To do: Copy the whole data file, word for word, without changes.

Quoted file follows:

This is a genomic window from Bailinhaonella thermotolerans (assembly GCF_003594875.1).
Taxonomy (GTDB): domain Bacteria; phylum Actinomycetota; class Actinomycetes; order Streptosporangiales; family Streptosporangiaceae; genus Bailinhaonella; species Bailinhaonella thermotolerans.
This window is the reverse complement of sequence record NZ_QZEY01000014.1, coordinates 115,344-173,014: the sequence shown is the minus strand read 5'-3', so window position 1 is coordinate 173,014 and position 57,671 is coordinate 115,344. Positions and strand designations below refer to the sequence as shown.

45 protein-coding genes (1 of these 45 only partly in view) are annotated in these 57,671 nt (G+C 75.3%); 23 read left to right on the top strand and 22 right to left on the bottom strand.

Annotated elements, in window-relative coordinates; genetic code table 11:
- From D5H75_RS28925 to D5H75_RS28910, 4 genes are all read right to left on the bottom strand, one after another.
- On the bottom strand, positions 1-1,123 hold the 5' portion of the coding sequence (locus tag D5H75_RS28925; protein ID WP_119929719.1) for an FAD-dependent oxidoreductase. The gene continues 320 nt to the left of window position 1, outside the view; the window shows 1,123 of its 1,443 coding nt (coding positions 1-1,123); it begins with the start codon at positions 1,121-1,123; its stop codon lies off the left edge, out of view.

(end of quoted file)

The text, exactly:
This is a genomic window from Bailinhaonella thermotolerans (assembly GCF_003594875.1).
Taxonomy (GTDB): domain Bacteria; phylum Actinomycetota; class Actinomycetes; order Streptosporangiales; family Streptosporangiaceae; genus Bailinhaonella; species Bailinhaonella thermotolerans.
This window is the reverse complement of sequence record NZ_QZEY01000014.1, coordinates 115,344-173,014: the sequence shown is the minus strand read 5'-3', so window position 1 is coordinate 173,014 and position 57,671 is coordinate 115,344. Positions and strand designations below refer to the sequence as shown.

45 protein-coding genes (1 of these 45 only partly in view) are annotated in these 57,671 nt (G+C 75.3%); 23 read left to right on the top strand and 22 right to left on the bottom strand.

Annotated elements, in window-relative coordinates; genetic code table 11:
- From D5H75_RS28925 to D5H75_RS28910, 4 genes are all read right to left on the bottom strand, one after another.
- On the bottom strand, positions 1-1,123 hold the 5' portion of the coding sequence (locus tag D5H75_RS28925; protein ID WP_119929719.1) for an FAD-dependent oxidoreductase. The gene continues 320 nt to the left of window position 1, outside the view; the window shows 1,123 of its 1,443 coding nt (coding positions 1-1,123); it begins with the start codon at positions 1,121-1,123; its stop codon lies off the left edge, out of view.